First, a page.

Temple Run

The deed is done.  The movers drove up yesterday in an 80 foot truck, the kind you see in your rear view mirror barreling down the freeway and decide to merge into the right hand lane quick.  Warren and Richard stormed through my boxes, wrapped furniture in pads, placed inventory stickers on everything and drove to my storage unit to reclaim several  bookshelves and a walking stick that had been languishing there for years.  I returned to a condo that had been stripped of its wall coverings and  sat gripping my iPad where I played “Temple Run” for the thousandth time,  leaping over tree roots, dodging fire bridges and collecting golden coins with a sweep of my finger.

Each time I get eaten by nasty meanies, I promise myself that I am going to play only one more game, but in the aftermath of the move, I find myself returning again and again, convinced that the next time I will be able to avoid an ignominious death until several hours later I find myself prying the iPad from my hands and placing it down on the table.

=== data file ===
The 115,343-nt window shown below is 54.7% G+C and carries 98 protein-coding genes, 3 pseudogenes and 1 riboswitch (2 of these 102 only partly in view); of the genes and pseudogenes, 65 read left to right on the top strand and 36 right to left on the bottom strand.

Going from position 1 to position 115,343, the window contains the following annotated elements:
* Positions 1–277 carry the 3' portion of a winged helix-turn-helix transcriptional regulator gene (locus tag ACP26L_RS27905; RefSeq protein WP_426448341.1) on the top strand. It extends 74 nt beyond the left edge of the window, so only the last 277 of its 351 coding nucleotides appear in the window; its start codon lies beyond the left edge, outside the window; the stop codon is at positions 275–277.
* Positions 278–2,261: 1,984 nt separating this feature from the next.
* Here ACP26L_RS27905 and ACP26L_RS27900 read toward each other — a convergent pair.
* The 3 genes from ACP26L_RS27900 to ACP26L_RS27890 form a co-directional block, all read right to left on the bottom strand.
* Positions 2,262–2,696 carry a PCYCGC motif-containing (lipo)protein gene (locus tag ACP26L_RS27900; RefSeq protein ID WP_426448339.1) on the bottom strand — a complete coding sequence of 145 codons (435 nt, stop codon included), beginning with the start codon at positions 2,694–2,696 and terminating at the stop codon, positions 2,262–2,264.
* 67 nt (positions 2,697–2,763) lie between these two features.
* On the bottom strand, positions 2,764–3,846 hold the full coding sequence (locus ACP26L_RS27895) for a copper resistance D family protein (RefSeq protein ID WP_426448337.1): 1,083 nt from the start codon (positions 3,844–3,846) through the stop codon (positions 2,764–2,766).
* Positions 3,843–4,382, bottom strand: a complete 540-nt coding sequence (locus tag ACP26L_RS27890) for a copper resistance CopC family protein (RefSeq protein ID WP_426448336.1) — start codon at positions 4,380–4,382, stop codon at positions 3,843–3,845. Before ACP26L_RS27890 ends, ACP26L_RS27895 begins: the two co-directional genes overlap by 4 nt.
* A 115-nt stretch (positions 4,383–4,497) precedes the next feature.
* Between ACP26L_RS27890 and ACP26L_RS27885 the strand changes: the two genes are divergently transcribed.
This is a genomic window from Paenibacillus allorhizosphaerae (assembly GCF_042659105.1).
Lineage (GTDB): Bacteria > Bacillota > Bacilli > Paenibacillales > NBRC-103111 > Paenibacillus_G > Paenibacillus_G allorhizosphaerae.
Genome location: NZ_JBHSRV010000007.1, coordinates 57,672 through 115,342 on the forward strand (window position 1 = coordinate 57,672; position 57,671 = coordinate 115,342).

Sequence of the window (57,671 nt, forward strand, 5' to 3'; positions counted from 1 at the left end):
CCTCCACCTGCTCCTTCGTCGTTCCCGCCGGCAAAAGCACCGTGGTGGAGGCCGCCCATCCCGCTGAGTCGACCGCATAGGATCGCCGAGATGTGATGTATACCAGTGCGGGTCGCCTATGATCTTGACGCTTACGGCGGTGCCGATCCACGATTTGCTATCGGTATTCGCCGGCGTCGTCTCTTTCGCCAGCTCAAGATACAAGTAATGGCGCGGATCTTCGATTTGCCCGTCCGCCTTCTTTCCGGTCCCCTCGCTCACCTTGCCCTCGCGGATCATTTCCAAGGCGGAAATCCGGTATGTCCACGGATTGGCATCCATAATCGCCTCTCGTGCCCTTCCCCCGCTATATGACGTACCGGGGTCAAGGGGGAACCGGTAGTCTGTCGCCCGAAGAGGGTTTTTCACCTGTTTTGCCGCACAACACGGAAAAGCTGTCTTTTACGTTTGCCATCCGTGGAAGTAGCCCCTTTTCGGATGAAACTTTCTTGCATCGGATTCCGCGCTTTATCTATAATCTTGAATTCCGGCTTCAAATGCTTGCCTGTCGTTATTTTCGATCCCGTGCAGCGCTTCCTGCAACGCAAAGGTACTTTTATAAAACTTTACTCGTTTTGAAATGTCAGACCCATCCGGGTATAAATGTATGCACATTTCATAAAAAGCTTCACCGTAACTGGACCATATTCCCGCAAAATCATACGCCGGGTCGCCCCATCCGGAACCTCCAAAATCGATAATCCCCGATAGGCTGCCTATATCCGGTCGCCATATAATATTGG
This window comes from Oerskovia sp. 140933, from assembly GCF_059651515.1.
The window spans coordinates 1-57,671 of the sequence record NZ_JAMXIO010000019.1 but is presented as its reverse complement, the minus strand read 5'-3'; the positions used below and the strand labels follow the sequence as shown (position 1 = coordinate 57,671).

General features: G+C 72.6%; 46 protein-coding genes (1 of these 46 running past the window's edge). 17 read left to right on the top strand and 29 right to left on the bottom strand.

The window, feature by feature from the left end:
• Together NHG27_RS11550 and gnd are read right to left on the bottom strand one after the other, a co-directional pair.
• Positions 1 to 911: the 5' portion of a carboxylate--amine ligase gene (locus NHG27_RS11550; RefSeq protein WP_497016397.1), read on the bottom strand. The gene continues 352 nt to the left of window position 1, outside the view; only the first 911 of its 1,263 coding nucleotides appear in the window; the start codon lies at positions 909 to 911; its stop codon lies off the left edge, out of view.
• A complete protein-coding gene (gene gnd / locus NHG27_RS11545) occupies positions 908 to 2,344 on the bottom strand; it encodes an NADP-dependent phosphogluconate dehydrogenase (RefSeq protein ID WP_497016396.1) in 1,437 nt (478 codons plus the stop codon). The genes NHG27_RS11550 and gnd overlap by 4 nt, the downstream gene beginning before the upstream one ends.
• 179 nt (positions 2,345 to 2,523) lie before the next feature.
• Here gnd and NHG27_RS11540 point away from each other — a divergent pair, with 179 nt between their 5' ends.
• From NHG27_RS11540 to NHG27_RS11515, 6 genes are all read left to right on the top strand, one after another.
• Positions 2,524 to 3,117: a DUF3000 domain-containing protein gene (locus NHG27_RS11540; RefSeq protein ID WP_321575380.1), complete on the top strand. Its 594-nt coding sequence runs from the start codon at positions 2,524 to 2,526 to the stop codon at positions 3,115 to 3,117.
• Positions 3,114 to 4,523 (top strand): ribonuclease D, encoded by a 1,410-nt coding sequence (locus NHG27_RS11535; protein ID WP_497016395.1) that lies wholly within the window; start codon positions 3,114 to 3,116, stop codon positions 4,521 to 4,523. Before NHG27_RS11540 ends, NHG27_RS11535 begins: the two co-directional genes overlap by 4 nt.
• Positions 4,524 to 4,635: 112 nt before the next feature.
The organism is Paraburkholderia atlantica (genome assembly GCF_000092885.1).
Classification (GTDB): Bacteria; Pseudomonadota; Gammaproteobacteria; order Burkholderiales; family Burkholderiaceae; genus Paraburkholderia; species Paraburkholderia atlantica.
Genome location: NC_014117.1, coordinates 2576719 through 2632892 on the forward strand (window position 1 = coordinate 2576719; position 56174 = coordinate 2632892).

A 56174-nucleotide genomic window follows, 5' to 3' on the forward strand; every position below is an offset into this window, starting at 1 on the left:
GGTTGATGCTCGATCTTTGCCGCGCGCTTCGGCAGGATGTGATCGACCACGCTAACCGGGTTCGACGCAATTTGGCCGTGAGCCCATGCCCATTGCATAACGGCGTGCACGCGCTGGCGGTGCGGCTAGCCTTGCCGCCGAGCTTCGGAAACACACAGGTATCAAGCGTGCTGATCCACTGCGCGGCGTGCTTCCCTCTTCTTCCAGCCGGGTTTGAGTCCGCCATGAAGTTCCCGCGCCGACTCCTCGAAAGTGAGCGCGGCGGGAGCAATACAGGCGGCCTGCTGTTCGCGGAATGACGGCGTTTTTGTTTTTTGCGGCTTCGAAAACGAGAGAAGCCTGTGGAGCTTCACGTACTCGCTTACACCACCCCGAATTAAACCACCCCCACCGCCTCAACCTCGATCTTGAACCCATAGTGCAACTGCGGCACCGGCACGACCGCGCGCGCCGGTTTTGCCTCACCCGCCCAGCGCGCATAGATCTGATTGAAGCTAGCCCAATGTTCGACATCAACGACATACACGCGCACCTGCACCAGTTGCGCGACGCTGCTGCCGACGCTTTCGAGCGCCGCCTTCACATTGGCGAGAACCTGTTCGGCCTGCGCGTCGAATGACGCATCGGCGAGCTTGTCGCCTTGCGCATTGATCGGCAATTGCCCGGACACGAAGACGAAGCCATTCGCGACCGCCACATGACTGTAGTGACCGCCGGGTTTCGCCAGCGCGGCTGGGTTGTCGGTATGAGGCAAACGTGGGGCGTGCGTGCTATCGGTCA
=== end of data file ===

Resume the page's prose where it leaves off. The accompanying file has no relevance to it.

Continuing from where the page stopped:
Moving at my age is no small thing especially when it is clear across the country to a place where everyone looks in wonderment and asks,  “Why are you leaving the Bay Area?” as though I am a deranged or misguided, a question that forces me to revisit for the thousandth time my own motives for making this giant leap, as if I am some foolish romantic who should be looking for a job instead of love, who has decided to end what has been a virtual relationship and go for the physical one, assuming that a natural progression connects one to the another. Have I not fallen down enough times to be able to anticipate a situation  with “pitfall” written all over it? Do I not know myself well enough to anticipate boredom come high noon? I have thought about this over and over and despite my misgivings, I’ve never wanted to turn back.  The deed is done  The path is clear. Adventure looms.

About Lenore Weiss

Lenore's collections include "Tap Dancing on the Silverado Trail" (2011) from Finishing Line Press, “Sh’ma Yis’rael” (2007) from Pudding House Publications, and "Cutting Down the Last Tree on Easter Island" (West End Press, 2012). Her writing has won recognition from Poets&Writers (finalist in California Voices contest) and as a finalist for Pablo Neruda Prize, Nimrod International Journal. The Society for Technical Communication has recognized her work regarding Technical Literacy in the schools. All material is copyrighted on this site and cannot be used without the author's permission.
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